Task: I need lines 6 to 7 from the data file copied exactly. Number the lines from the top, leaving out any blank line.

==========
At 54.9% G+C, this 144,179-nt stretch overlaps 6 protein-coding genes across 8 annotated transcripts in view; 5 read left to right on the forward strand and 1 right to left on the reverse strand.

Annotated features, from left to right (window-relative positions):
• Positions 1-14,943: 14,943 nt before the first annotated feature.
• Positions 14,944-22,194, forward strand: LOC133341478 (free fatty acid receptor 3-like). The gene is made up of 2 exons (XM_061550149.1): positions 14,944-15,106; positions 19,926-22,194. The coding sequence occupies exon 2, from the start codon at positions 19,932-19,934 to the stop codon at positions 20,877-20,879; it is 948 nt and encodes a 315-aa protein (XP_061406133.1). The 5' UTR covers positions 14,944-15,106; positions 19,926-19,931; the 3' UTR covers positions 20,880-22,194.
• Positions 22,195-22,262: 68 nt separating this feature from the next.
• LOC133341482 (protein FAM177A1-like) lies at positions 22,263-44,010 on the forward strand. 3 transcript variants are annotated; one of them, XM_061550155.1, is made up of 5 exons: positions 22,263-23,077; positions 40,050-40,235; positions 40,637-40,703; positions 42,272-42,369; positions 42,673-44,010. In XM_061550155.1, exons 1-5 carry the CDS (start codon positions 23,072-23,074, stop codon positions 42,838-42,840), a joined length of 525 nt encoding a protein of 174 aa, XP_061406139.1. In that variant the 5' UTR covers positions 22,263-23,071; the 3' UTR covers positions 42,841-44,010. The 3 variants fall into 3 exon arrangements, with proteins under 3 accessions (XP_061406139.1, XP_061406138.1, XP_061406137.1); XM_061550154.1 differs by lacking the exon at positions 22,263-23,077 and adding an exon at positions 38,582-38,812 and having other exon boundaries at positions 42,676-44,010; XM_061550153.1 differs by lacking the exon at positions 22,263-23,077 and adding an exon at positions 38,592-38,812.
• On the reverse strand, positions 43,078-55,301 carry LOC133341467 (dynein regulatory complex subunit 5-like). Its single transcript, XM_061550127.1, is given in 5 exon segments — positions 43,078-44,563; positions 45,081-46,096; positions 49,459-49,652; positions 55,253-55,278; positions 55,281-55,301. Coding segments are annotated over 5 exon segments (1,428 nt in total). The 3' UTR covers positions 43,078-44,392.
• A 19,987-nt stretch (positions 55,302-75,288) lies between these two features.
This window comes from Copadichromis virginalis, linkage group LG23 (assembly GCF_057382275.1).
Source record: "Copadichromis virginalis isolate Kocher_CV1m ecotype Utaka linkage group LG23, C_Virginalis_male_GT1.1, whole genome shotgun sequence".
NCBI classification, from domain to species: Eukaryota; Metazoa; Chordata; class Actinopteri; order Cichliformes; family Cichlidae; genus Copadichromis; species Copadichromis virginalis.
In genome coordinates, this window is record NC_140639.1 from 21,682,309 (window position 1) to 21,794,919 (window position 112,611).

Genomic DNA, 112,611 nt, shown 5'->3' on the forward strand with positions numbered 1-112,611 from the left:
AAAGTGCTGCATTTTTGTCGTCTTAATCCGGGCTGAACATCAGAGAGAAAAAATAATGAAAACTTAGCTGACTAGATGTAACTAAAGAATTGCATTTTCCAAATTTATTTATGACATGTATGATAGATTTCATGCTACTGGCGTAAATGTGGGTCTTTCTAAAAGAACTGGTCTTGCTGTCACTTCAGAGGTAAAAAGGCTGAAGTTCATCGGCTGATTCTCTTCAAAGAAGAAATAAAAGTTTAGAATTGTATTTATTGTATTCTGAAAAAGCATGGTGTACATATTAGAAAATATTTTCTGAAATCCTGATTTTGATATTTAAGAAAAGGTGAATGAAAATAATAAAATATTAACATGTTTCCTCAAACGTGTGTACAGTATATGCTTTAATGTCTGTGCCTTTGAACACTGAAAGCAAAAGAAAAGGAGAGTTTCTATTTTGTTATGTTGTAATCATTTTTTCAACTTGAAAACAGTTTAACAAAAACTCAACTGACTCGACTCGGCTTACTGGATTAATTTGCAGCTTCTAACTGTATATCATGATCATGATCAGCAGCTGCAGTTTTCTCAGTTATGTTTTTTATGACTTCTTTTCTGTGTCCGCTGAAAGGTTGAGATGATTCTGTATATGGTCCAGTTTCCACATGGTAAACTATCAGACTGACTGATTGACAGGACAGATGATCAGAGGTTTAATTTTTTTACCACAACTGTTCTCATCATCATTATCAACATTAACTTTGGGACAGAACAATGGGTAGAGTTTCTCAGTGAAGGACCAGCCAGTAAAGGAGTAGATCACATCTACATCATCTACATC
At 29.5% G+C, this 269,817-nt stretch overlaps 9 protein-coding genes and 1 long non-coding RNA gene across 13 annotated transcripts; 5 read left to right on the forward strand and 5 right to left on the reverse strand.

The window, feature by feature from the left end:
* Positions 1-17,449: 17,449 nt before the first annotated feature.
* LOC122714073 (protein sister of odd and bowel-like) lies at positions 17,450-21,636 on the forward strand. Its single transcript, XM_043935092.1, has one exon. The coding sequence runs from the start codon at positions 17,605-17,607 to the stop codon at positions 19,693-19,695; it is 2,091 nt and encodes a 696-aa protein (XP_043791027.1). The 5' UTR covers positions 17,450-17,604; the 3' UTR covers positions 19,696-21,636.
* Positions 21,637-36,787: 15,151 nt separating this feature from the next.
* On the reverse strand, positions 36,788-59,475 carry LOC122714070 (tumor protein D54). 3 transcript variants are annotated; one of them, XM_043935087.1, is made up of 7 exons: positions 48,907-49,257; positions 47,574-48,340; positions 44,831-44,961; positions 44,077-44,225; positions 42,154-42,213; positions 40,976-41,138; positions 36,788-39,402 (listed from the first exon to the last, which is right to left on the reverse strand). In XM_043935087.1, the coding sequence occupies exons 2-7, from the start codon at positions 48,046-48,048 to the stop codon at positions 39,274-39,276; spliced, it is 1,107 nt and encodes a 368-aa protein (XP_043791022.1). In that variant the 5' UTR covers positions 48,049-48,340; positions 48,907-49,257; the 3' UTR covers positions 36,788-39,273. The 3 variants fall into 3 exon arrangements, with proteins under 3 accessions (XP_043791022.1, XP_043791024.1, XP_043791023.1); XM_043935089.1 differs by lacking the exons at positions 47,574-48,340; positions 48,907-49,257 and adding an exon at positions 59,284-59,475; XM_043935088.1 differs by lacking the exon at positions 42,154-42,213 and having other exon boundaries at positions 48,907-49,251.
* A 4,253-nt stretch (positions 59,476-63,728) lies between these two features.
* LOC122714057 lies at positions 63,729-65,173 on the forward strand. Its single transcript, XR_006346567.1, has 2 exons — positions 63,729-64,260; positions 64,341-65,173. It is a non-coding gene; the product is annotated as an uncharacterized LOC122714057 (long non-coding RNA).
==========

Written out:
• LOC133341482 (protein FAM177A1-like) lies at positions 22,263-44,010 on the forward strand. 3 transcript variants are annotated; one of them, XM_061550155.1, is made up of 5 exons: positions 22,263-23,077; positions 40,050-40,235; positions 40,637-40,703; positions 42,272-42,369; positions 42,673-44,010. In XM_061550155.1, exons 1-5 carry the CDS (start codon positions 23,072-23,074, stop codon positions 42,838-42,840), a joined length of 525 nt encoding a protein of 174 aa, XP_061406139.1. In that variant the 5' UTR covers positions 22,263-23,071; the 3' UTR covers positions 42,841-44,010. The 3 variants fall into 3 exon arrangements, with proteins under 3 accessions (XP_061406139.1, XP_061406138.1, XP_061406137.1); XM_061550154.1 differs by lacking the exon at positions 22,263-23,077 and adding an exon at positions 38,582-38,812 and having other exon boundaries at positions 42,676-44,010; XM_061550153.1 differs by lacking the exon at positions 22,263-23,077 and adding an exon at positions 38,592-38,812.
• On the reverse strand, positions 43,078-55,301 carry LOC133341467 (dynein regulatory complex subunit 5-like). Its single transcript, XM_061550127.1, is given in 5 exon segments — positions 43,078-44,563; positions 45,081-46,096; positions 49,459-49,652; positions 55,253-55,278; positions 55,281-55,301. Coding segments are annotated over 5 exon segments (1,428 nt in total). The 3' UTR covers positions 43,078-44,392.